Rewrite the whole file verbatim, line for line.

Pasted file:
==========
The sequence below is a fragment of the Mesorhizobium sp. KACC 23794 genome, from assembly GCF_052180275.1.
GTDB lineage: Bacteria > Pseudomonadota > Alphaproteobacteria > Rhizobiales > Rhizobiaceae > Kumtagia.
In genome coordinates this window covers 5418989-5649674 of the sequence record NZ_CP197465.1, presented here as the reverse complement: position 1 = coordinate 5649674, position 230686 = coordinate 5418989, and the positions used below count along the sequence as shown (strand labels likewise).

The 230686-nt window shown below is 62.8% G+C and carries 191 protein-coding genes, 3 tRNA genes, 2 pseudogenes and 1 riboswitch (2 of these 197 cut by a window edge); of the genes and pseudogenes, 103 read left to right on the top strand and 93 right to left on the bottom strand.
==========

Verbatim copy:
The sequence below is a fragment of the Mesorhizobium sp. KACC 23794 genome, from assembly GCF_052180275.1.
GTDB lineage: Bacteria > Pseudomonadota > Alphaproteobacteria > Rhizobiales > Rhizobiaceae > Kumtagia.
In genome coordinates this window covers 5418989-5649674 of the sequence record NZ_CP197465.1, presented here as the reverse complement: position 1 = coordinate 5649674, position 230686 = coordinate 5418989, and the positions used below count along the sequence as shown (strand labels likewise).

The 230686-nt window shown below is 62.8% G+C and carries 191 protein-coding genes, 3 tRNA genes, 2 pseudogenes and 1 riboswitch (2 of these 197 cut by a window edge); of the genes and pseudogenes, 103 read left to right on the top strand and 93 right to left on the bottom strand.